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Australian Rainforest Fauna

Boyds Forest Dragon
by

Sam Y

on 13 May 2010

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Transcript of Australian Rainforest Fauna

Australian Rainforest Fauna
<<< Boyds Forest Dragon >>>

By Samantha Yuen
Classification:
Kingdom: Animalia
Phylum: Chordata
Class: Reptilia
Order: Squamata
Suborder: Iguania
Family: Agamidea
Genus: Hypsilurus
Species: H.boydii
Common Name : Boyds Forest Dragon

What is Boyds Forest Dragon?
The Boyds Forest Dragon is a medium sized lizard. Where can you find Boyds Forest Dragons?
(Distribution)
They are native to the rainforests of north-eastern Queensland, restricted in area from south of Cooktown, to the Atherton Tableland region and south to Paluma near Townsville. How does it look like?
(Appearance)
olive brown colour with brighter patches of yellow,black and white
large pointed scales on a crest behind its head
pinkish flat-topped conical scales on the cheeks
deep mustard yellow pouch beneath the jaw line
How big is it?
(Appearance)
It grows up to half a metre high.
Its head and body length of about 15cm adding another 30cm to total length.
The male is larger than the female and can be distinguished by its larger blocker head. How do Boyds Forest Dragons protect themselves?
(Behaviour)
camouflage among the trees, especially lichen-covered tree trunks.

it sits very still wrapped around the tree, only moving when it is sure it has been spotted.

it has a row of large tooth-like spines running under the "throat"; scales behind the neck are enlarged.

It has a large yellow dewlap below the chin which they can erect using a bone called the hyoid. This dewlap is used for displaying to each other and to scare off predators. What are their other behaviours?
Both males and females are territorial.

Males has a home range of about 1000 square metres.

Female ranges are slightly smaller.

Home ranges of the same sexes do not overlap but larger male territories often contain one or more female territories.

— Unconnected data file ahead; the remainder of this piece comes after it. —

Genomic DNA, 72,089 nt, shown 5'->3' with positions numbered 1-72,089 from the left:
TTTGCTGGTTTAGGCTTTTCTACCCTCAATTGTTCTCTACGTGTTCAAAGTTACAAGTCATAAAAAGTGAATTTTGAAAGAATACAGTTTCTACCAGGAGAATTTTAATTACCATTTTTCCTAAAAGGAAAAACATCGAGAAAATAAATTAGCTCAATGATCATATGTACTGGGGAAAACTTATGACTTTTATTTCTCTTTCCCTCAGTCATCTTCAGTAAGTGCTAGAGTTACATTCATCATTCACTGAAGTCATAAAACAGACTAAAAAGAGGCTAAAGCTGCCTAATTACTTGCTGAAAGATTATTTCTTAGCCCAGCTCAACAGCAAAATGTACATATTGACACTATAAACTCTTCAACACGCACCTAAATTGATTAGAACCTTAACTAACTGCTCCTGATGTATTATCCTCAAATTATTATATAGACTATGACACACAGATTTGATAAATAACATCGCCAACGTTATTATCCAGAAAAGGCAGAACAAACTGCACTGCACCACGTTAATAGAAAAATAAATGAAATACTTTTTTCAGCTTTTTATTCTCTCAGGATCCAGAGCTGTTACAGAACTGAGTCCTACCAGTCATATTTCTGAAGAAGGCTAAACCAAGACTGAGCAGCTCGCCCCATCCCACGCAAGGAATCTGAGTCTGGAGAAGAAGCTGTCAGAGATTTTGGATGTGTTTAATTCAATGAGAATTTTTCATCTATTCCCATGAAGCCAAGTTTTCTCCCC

Their body temperature fluctuate with air temperature.

Lizards commence activity at dawn and cease activity at dusk.

Activity is highly seasonal, ceasing during the cooler months. How do they catch food?
They perch on the side of tree trunks and waiting to ambush prey, daily movement can exceed 100 meters. What do they eat?
(Diet)
Mainly invertebrates
Preferrably earthworm, beetles, spiders, grasshoppers, crickets, ants
Rainforest fruits occasionally. How do they reproduce their youngs?
(Life cycle)

Reproduction via eggs, clutch sizes varying from 1-6 eggs.

They lay eggs during the first few weeks of December.

Eggs are laid in shallow burrow covered with leaf litter and thin soil.

Incubation time: 2 months

During breeding season, female dragon in the cooler uplands move in search of open sunny spots, such as roads. They use the warmth to help speed development of the eggs.

Boyds Forest Dragon mature at about 1-3 years of age.

Life span: 5-10 years.
How do they do to the rainforest?
(Impact on Rainforest)

As important part of the food web in the ecosystem. The Dragon as a prey for its predators, such as the Grey Goshawk.

They keep the number of insects and the number of their predators balance in the rainforest.
Did you know?
(Interesting Facts)

The best way to spot a forest dragon is to carefully scan the sides of the trees at about head height, while slowly walking through the rainforest. Examine any larger bump-it may well turn out to be a lizard. (What a shocker!)

Sunlight is not always available in the rainforest as the thick canopy blocking most of it. Therefore, this lizard have abandoned basking in favour of a lifestyle known as "thermoconforming". That means the lizard's body temperature simply conforms to that of the land around it, except some females.

Female dragons in the cooler uplands often move to open sunny spots, such as road where they are vulnerable to vehicles. They sit there to use the warmth to help speed the eggs development. (Risky!)




Where do they like to live?
(Habitat)
They live on one or two favourite tree trunks about 1-2 metres off the ground. Did you know?
(Interesting Facts)

Boyds Forest Dragon belongs to a Southeast Asian group of lizards, although our species (Hypsilurus boydii) is endemic to the Wet Tropics region of North Queensland.

Once a Boyds Forest Dragon is sure it has been spotted, it slowly folds in its arms and legs and slides around the back of the tree, keeping the trunk between itself and its observer. (Clever!)
The End
Hope you enjoyed it!
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